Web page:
A cargo cult refers to... There was a group of people in the Pacific Islands during the Second World War who were living there when a bunch of Westerners arrived with their boats and all of their stuff, and it was very exciting.

Then they left and so what the people on this island did was build, like, replica boats out of materials at hand because they thought that's what made the people come. This idea is that… the idea of cargo cult in design or in businesses is that if you create the surface appearance that copy, say you're, like, "Oh, Google does this and Google is very successful. So, if I just copy this interface the way that Google looks, then I will have the same success." It's really focusing on the externals. Like, you can see this a lot with Apple.

Apple comes out with a new design, and people copy the surface of it, and then they say, "Why am I not successful like Apple?" That's because they're not… Apple reached that obvious surface conclusion through a lot of work and a lot of understanding what would work for them as a business.

You can never just look at the end product from the outside, and say, "Oh, if I just copy that end product, then I'll have all the success which represents this huge system behind it."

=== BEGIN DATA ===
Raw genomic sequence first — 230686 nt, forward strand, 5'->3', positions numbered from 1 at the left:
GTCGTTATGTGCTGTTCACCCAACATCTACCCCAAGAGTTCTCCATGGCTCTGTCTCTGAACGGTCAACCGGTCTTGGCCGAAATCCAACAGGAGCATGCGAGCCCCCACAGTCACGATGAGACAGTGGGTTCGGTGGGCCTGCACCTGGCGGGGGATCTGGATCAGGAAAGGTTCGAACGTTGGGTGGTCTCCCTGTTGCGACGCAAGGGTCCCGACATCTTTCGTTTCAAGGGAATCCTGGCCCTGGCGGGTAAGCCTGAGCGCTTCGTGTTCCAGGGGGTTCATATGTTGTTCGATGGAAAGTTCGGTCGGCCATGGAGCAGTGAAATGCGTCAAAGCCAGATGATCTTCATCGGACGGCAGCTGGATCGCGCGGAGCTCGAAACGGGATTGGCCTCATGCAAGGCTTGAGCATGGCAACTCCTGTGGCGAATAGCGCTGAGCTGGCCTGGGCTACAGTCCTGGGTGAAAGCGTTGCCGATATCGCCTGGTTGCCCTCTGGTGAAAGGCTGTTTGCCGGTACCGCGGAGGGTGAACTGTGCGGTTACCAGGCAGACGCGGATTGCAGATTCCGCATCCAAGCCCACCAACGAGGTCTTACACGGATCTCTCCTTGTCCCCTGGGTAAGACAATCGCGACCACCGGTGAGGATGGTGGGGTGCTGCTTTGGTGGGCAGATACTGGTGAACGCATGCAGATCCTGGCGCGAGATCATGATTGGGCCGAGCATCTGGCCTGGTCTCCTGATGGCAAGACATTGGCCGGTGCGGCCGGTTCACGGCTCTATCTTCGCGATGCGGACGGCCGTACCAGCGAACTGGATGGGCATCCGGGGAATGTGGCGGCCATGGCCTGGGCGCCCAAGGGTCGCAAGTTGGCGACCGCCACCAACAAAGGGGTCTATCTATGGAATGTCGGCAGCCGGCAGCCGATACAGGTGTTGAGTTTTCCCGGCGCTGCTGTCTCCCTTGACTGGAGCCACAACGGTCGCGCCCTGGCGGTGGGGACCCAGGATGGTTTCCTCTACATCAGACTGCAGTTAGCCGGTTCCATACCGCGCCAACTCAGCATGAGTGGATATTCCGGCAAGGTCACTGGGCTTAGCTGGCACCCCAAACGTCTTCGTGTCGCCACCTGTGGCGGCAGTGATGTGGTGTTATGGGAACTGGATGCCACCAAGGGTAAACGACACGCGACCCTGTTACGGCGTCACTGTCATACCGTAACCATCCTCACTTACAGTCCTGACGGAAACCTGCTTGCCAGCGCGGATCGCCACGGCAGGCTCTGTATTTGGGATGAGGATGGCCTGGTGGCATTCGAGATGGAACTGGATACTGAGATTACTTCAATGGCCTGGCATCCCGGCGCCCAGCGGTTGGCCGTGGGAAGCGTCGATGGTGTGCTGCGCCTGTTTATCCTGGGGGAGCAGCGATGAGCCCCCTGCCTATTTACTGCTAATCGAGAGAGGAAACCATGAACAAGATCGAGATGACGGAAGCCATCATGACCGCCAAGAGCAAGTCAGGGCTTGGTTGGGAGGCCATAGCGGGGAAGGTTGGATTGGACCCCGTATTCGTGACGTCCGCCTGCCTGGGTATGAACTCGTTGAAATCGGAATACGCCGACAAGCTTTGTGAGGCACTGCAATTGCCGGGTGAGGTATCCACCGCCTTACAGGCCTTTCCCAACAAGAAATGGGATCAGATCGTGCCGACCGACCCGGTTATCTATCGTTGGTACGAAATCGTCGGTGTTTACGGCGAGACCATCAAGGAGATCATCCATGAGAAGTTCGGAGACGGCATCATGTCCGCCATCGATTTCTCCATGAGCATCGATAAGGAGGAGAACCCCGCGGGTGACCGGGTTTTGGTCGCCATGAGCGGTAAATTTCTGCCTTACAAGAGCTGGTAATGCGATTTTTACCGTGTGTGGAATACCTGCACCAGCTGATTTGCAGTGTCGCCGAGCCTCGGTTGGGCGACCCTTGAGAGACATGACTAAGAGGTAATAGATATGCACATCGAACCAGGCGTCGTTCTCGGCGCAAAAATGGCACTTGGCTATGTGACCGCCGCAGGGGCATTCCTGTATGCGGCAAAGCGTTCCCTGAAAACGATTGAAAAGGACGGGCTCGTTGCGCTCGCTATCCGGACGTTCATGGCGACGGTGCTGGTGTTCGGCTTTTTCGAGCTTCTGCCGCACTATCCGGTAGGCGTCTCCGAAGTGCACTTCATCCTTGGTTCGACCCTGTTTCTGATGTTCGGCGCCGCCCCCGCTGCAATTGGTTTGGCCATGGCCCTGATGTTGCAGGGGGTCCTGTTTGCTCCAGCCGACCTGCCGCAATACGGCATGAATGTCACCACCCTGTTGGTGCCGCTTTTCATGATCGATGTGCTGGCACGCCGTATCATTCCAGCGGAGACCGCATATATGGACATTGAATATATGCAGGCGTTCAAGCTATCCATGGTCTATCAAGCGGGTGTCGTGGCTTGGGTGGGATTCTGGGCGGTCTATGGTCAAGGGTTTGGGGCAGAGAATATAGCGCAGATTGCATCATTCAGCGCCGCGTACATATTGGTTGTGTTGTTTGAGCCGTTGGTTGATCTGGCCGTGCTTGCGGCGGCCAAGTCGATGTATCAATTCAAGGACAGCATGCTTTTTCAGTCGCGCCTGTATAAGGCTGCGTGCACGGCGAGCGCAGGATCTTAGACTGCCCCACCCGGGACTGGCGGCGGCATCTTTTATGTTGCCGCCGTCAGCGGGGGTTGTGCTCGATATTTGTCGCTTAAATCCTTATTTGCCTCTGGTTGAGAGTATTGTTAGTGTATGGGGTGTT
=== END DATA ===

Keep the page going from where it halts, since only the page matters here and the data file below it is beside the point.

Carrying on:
Thinking about your competitors and doing that competitive analysis is a part of research. And the funny thing is that sometimes that type of research and organizational research aren't considered by what used to be called by user-centered designers as part of research.

What I'm really trying to do is to get people think of all the kinds of research and all the kind of questions that they need to be asking in order to be successful.

If you're using the traditional user-centered methodology, sometimes you might leave out things about competitors or about your business or about your organization and other things that need to happen to make this product a success. There are plenty of applications and services and products that were beloved by users that were not sustainable businesses.

That's because maybe the designers did research and they said, "Oh, we know this is a very successful design. Users love it and users will use it and they'll tell other people about it," but actually, it's a completely money-losing business.

That is an unsuccessful design. Even if people love it, even if people think it's beautiful, it's not successful unless it's competitive. It's not successful unless it's sustainable. So all of, asking all of these questions, that's all research.

That's the way I want people to think of it, as just a way of thinking and a way of approaching the world in terms of making sure that you have all the knowledge you need to build the business successfully.

Definitely being honest and making sure that you're not interpreting the answers to the questions you've found in a way that conforms to how you think of the world. You should always be striving to be proven wrong.

That's an uncomfortable position but that's, in terms of running a business. the most useful, it's like, "Prove me wrong." You want to be proven wrong quickly because that will save you time and save you money.